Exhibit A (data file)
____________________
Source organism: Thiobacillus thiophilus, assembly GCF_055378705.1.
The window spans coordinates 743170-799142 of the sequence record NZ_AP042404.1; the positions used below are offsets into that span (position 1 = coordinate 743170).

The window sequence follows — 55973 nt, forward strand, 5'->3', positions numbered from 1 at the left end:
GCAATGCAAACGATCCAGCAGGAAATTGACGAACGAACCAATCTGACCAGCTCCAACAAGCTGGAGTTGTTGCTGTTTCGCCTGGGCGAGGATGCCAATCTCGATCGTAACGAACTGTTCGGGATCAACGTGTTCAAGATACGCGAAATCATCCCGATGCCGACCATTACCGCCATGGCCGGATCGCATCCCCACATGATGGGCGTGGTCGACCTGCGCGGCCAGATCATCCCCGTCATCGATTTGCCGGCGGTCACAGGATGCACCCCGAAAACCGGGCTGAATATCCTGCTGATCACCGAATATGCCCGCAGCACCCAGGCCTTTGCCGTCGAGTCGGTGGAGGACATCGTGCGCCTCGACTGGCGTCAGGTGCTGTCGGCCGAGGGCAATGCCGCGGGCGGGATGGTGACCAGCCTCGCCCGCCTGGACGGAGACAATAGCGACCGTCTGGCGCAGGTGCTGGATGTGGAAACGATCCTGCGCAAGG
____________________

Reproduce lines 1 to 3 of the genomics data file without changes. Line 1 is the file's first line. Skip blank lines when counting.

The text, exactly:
Source organism: Thiobacillus thiophilus, assembly GCF_055378705.1.
The window spans coordinates 743170-799142 of the sequence record NZ_AP042404.1; the positions used below are offsets into that span (position 1 = coordinate 743170).

The window sequence follows — 55973 nt, forward strand, 5'->3', positions numbered from 1 at the left end: